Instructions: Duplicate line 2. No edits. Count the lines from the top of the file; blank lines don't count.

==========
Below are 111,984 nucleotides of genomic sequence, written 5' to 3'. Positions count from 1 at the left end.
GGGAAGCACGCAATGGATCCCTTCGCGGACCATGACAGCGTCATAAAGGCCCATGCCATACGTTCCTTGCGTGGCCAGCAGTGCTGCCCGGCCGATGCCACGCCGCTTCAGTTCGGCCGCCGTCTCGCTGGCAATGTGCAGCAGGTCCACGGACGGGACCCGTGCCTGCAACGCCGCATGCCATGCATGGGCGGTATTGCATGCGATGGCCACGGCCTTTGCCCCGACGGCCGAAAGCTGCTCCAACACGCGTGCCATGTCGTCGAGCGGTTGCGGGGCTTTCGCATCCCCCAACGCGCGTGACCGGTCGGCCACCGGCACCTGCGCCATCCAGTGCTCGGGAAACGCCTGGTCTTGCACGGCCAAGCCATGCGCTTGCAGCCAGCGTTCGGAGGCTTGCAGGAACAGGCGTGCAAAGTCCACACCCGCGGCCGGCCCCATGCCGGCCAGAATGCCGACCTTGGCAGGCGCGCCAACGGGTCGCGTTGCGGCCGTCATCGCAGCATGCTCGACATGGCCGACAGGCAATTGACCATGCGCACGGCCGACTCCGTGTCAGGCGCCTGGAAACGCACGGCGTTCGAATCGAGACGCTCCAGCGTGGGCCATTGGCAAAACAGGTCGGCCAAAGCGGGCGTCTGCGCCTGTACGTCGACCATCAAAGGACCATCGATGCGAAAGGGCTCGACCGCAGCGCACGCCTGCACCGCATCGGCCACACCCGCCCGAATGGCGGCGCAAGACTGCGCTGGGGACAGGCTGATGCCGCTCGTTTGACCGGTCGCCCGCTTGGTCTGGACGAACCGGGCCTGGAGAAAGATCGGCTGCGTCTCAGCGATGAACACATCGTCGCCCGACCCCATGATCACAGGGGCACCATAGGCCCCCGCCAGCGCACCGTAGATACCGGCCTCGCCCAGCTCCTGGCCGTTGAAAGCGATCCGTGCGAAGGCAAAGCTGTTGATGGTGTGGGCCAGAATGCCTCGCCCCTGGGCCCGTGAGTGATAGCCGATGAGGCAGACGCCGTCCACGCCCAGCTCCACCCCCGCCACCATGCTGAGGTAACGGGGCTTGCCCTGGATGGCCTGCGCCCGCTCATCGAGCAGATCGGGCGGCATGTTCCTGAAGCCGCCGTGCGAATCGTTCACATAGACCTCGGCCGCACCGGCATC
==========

GGGAAGCACGCAATGGATCCCTTCGCGGACCATGACAGCGTCATAAAGGCCCATGCCATACGTTCCTTGCGTGGCCAGCAGTGCTGCCCGGCCGATGCCACGCCGCTTCAGTTCGGCCGCCGTCTCGCTGGCAATGTGCAGCAGGTCCACGGACGGGACCCGTGCCTGCAACGCCGCATGCCATGCATGGGCGGTATTGCATGCGATGGCCACGGCCTTTGCCCCGACGGCCGAAAGCTGCTCCAACACGCGTGCCATGTCGTCGAGCGGTTGCGGGGCTTTCGCATCCCCCAACGCGCGTGACCGGTCGGCCACCGGCACCTGCGCCATCCAGTGCTCGGGAAACGCCTGGTCTTGCACGGCCAAGCCATGCGCTTGCAGCCAGCGTTCGGAGGCTTGCAGGAACAGGCGTGCAAAGTCCACACCCGCGGCCGGCCCCATGCCGGCCAGAATGCCGACCTTGGCAGGCGCGCCAACGGGTCGCGTTGCGGCCGTCATCGCAGCATGCTCGACATGGCCGACAGGCAATTGACCATGCGCACGGCCGACTCCGTGTCAGGCGCCTGGAAACGCACGGCGTTCGAATCGAGACGCTCCAGCGTGGGCCATTGGCAAAACAGGTCGGCCAAAGCGGGCGTCTGCGCCTGTACGTCGACCATCAAAGGACCATCGATGCGAAAGGGCTCGACCGCAGCGCACGCCTGCACCGCATCGGCCACACCCGCCCGAATGGCGGCGCAAGACTGCGCTGGGGACAGGCTGATGCCGCTCGTTTGACCGGTCGCCCGCTTGGTCTGGACGAACCGGGCCTGGAGAAAGATCGGCTGCGTCTCAGCGATGAACACATCGTCGCCCGACCCCATGATCACAGGGGCACCATAGGCCCCCGCCAGCGCACCGTAGATACCGGCCTCGCCCAGCTCCTGGCCGTTGAAAGCGATCCGTGCGAAGGCAAAGCTGTTGATGGTGTGGGCCAGAATGCCTCGCCCCTGGGCCCGTGAGTGATAGCCGATGAGGCAGACGCCGTCCACGCCCAGCTCCACCCCCGCCACCATGCTGAGGTAACGGGGCTTGCCCTGGATGGCCTGCGCCCGCTCATCGAGCAGATCGGGCGGCATGTTCCTGAAGCCGCCGTGCGAATCGTTCACATAGACCTCGGCCGCACCGGCATC